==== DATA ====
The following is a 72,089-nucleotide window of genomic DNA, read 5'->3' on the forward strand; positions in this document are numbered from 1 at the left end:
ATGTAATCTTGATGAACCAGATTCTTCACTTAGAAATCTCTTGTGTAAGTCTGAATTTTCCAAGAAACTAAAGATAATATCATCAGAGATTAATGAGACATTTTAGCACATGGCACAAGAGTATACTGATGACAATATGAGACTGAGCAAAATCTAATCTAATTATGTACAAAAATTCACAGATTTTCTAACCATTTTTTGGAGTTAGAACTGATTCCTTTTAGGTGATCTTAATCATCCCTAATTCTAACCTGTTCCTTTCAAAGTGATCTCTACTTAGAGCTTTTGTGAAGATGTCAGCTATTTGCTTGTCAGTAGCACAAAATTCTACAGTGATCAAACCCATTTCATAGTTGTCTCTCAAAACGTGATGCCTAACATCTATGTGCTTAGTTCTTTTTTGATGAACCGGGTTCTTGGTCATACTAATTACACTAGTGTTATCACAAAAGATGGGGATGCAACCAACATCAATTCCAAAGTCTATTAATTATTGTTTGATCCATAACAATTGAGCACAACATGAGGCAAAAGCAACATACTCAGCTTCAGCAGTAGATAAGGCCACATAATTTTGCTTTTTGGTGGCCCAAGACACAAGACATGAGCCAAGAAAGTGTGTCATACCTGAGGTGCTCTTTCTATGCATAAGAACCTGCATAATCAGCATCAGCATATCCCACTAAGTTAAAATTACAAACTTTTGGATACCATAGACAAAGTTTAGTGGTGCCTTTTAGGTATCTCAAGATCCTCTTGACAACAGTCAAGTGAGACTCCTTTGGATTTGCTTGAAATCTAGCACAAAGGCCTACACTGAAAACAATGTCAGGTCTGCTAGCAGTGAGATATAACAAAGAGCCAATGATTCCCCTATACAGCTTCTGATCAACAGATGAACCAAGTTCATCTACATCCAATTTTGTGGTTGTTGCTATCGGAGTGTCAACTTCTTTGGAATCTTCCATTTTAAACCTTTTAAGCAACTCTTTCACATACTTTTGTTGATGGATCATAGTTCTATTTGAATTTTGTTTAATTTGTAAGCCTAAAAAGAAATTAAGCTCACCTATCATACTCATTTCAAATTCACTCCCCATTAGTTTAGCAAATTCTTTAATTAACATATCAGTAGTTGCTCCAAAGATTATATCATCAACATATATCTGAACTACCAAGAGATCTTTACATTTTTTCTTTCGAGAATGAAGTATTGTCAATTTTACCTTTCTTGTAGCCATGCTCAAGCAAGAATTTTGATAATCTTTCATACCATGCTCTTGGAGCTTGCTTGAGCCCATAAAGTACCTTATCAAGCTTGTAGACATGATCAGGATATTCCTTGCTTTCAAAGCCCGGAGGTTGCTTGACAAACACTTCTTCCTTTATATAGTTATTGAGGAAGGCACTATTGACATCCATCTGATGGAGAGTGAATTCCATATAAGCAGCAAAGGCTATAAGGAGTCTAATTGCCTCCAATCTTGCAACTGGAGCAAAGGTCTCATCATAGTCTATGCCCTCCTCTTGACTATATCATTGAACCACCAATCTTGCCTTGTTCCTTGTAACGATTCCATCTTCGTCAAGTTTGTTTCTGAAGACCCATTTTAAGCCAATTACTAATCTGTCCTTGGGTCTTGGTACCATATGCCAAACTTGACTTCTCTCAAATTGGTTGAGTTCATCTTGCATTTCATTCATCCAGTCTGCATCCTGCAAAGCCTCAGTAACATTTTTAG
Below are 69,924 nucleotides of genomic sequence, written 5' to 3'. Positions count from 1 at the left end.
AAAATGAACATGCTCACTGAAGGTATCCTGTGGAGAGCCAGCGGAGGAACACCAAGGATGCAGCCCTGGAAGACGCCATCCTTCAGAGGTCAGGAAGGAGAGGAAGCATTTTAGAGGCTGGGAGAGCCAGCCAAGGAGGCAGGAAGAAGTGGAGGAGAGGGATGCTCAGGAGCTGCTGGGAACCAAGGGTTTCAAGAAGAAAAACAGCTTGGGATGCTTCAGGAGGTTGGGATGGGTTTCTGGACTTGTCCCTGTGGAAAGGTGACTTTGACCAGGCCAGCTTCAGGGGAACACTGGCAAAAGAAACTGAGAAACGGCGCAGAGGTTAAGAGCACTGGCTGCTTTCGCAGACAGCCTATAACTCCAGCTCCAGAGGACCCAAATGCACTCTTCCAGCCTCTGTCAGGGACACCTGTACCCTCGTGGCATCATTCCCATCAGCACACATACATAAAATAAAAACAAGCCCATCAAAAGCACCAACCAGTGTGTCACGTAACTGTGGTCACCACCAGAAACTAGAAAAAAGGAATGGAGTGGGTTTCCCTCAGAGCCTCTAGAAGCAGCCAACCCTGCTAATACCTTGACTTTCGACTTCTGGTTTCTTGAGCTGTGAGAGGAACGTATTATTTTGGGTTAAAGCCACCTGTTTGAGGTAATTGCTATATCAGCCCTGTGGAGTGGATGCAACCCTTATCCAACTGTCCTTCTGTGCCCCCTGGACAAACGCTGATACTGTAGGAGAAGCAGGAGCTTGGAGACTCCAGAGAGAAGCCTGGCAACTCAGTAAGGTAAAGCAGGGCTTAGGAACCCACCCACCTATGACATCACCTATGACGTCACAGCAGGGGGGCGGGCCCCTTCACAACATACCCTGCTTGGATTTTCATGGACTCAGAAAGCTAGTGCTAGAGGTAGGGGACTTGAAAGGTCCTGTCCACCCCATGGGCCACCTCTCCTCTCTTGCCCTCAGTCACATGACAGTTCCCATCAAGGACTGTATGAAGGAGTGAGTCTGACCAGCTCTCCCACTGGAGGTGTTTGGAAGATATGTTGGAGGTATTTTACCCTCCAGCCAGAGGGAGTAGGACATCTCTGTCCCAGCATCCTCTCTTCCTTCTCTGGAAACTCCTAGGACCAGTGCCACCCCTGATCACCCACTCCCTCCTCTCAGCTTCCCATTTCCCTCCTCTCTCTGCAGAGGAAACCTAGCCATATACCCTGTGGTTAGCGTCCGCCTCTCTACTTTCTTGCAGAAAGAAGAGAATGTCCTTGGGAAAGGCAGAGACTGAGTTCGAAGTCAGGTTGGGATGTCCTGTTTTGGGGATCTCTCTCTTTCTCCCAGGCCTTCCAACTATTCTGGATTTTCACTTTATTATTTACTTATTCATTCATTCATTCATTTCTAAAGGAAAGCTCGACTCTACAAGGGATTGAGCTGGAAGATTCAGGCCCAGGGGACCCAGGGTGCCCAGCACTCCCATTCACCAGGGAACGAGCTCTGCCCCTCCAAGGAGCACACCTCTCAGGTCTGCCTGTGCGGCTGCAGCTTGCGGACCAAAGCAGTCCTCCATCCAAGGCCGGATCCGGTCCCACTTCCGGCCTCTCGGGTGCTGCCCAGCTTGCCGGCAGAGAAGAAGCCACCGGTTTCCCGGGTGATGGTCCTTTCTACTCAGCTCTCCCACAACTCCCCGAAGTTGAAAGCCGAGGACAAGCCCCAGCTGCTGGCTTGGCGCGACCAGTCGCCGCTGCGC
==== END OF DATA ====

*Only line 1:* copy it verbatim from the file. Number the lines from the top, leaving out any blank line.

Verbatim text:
The following is a 72,089-nucleotide window of genomic DNA, read 5'->3' on the forward strand; positions in this document are numbered from 1 at the left end: